I first became interested in chemicals in the home, when I realised the association between a flare up of eczema for Scarlett and redecorating her bedroom and chlorine in the swimming pool. Slowly over the years as I’ve learnt more, I’ve reduced as many harsh and toxic chemicals in the home as possible. We certainly can’t avoid them all (car fumes, smoking) and we can’t change everything at once but we can do lots to reduce them considerably in the home environment, this diminishes the burden on our endocrine (hormone) system, our liver and it can even impact weight loss, read more about this on my previous post.
My top 10 ways to reduce toxins in the home:
- Go natural for cleaning your home. Most things can be cleaned in the home with a combination of vinegar, bicarbonate of soda, lemon, borax and I’m a big fan of using anti-bacterial, anti-viral essential oils. Chemical cleaners can contain up to 90% cheap chemical fragrance and every time you spray it, you inhale these toxins into your lungs.
- Buy Eco Friendly No-VOC paint for decorating. There are some great suppliers that have brought out some really innovative products, after some research I found mineral based paint such as Frenchic Chic. I recently transformed my kitchen using this non-toxic furniture paint, it’s really widely available and no vapors when painting which really makes all the difference.
- Use Natural Soaps for Cleaning your Hands. Antibacterial Products have been found to be ineffective and damaging to your gut microbiome. These products are now banned by the FDA in America but marketing still makes many believe that you need to kill 99.9% of germs. You save yourself lots of money by using Castille Soap like this one, it effectively and gently cleans your hands while not wiping out all your good bacteria and ultimately this will help protect your immune system.
- Reduce your use of plastic. Change over your plastic containers to glass jars such as Mason Jars or even Jam Jars. Avoid buying plastic bottles of water where possible, instead buy a reusable metal container like this one and fill it up with filtered water for journeys, it’ll save you – money, toxins from the BPA and help save the environment of more disposable plastic, it’s a win win!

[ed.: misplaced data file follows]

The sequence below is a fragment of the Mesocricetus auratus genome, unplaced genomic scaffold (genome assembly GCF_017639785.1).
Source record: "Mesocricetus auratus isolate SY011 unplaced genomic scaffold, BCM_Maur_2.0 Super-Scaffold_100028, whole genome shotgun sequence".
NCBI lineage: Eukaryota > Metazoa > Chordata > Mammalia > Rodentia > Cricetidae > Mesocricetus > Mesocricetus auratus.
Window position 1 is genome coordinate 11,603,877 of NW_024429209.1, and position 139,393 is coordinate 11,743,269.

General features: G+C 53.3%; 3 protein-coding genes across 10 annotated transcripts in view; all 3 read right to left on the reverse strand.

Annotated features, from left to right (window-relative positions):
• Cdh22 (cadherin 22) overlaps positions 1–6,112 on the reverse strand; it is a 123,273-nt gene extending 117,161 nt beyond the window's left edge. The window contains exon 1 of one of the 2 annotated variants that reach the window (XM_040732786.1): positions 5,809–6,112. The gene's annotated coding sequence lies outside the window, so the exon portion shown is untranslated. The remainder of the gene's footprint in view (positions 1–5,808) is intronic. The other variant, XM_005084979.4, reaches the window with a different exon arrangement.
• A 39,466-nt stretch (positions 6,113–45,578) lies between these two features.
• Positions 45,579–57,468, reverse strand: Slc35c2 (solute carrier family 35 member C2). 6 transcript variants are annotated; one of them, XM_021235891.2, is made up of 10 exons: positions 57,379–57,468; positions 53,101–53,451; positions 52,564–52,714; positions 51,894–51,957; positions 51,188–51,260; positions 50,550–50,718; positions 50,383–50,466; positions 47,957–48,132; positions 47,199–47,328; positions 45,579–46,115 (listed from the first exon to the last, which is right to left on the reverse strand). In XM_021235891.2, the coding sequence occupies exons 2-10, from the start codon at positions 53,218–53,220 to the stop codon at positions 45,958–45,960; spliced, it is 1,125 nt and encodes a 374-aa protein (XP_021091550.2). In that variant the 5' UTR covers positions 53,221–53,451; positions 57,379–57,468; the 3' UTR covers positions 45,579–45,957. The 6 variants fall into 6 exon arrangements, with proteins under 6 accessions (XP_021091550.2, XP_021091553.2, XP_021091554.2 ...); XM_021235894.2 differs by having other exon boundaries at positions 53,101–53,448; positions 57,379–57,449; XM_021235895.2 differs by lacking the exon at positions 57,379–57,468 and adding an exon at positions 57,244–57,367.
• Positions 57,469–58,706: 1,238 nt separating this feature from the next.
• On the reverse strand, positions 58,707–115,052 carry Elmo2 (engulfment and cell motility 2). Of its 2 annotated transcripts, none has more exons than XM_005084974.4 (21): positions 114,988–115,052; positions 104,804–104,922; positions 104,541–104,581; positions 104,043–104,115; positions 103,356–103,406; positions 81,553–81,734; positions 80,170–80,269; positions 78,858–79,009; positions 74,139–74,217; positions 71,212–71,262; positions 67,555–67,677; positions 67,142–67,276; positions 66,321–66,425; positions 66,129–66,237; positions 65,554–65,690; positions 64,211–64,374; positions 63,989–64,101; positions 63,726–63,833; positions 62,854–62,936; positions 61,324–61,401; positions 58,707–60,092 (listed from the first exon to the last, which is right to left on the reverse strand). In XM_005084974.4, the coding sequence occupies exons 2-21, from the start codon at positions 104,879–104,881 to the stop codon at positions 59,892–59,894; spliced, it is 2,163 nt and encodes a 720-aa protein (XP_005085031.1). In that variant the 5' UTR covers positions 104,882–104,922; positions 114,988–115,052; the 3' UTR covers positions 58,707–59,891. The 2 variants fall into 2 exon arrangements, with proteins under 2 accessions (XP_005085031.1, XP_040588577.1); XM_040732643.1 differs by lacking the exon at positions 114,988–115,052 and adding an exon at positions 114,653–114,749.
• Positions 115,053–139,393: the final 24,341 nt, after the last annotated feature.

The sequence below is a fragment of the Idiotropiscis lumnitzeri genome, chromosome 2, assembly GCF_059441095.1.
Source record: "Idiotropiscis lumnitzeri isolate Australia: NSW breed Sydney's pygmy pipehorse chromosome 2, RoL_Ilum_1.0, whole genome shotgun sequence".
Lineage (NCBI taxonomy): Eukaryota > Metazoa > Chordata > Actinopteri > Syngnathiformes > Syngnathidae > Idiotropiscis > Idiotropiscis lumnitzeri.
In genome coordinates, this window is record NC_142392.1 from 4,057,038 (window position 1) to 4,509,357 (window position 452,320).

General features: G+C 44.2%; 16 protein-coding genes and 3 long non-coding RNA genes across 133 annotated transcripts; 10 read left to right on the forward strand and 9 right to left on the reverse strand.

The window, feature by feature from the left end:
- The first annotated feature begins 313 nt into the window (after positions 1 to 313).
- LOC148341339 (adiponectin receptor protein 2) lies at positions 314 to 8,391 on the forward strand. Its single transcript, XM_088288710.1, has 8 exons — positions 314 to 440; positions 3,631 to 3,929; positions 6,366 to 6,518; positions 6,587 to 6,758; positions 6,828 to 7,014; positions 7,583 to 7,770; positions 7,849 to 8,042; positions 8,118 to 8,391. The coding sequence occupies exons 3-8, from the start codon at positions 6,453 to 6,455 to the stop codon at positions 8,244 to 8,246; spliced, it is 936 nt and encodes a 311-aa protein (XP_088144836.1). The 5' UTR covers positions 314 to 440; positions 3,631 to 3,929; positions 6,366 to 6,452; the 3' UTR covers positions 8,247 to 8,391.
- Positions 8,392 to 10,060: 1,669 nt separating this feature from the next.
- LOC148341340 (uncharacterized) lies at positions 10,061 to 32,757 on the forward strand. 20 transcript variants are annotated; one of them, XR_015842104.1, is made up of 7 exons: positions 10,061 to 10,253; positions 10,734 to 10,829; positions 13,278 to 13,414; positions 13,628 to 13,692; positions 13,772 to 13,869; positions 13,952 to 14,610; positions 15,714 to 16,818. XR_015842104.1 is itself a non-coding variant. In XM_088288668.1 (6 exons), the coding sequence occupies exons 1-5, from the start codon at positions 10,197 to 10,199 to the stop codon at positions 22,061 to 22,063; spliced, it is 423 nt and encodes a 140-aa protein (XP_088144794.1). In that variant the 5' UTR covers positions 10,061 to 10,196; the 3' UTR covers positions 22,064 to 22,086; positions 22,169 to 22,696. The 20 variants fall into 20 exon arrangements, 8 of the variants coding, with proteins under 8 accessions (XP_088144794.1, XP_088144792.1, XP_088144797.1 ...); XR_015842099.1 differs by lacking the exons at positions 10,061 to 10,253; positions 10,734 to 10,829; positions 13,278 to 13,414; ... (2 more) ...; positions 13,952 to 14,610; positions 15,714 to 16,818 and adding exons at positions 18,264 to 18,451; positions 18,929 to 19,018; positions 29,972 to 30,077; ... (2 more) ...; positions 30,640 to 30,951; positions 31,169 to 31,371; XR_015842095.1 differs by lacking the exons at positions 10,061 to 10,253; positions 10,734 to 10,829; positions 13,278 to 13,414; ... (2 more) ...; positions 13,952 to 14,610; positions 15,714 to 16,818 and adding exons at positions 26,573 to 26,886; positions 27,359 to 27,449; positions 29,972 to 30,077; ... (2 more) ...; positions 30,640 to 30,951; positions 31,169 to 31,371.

- Don’t use non-stick kitchen equipment. Make sure if you do use non-stick it is still intact because these materials knows as perfluoroalkyl acid have been linked to many diseases even infertility. I use a cast iron skillet and enameled cast iron saucepans, they’re heavy but I love them and really do stay non stick.
- Fill your house with house plants. Did you know that even NASA has been researching plants for space stations for years. Plants such as aloe, spider plants, peace lilly and English ivy are known for cleaning the air of benzene, formaldehyde and trichlorethylene.
- Choose natural fibers in your home. Synthetic furniture now contains flame retardants called PBDE, this can make up to 30% of the weight and it is transferred easily to clothes and skin. Better than new, buy vintage furniture no “new smell” (chemical out-gassing from new plastics etc) and you can cover it with your no VOC paint!
- Use natural fragrances for your home. Most synthetic brands contain carcinogenic and endocrine disrupting chemicals which just mask the smells. Try a natural beeswax candle or better still invest in a diffuser and some pure essential oils that will kill pathogenic bacteria whilst smelling divine and even helping to improve your mood.
- Buy food with very little packaging such as an organic food box. Supermarkets are packaging more food in plastic and they often contain phthalates (pliable plastic) linked to infertility and endocrine disruption. Lives are busy these days so getting your organic food delivered in a recycled cardboard box can be one less item to consider.
- Allow nature to flourish naturally in your garden. Roundup is the most commonly used pesticide for lawns and the WHO have labelled this a probable carcinogen. The odd daisy and dandelion doesn’t have to be unsightly and in fact we’ve been known to chuck our dandelions in a smoothie, they provide an incredible prebiotic food to your gut microbiome.
I hope this gives your some simple ideas, can you think of any more? Please add your suggestions below I would love to hear from you.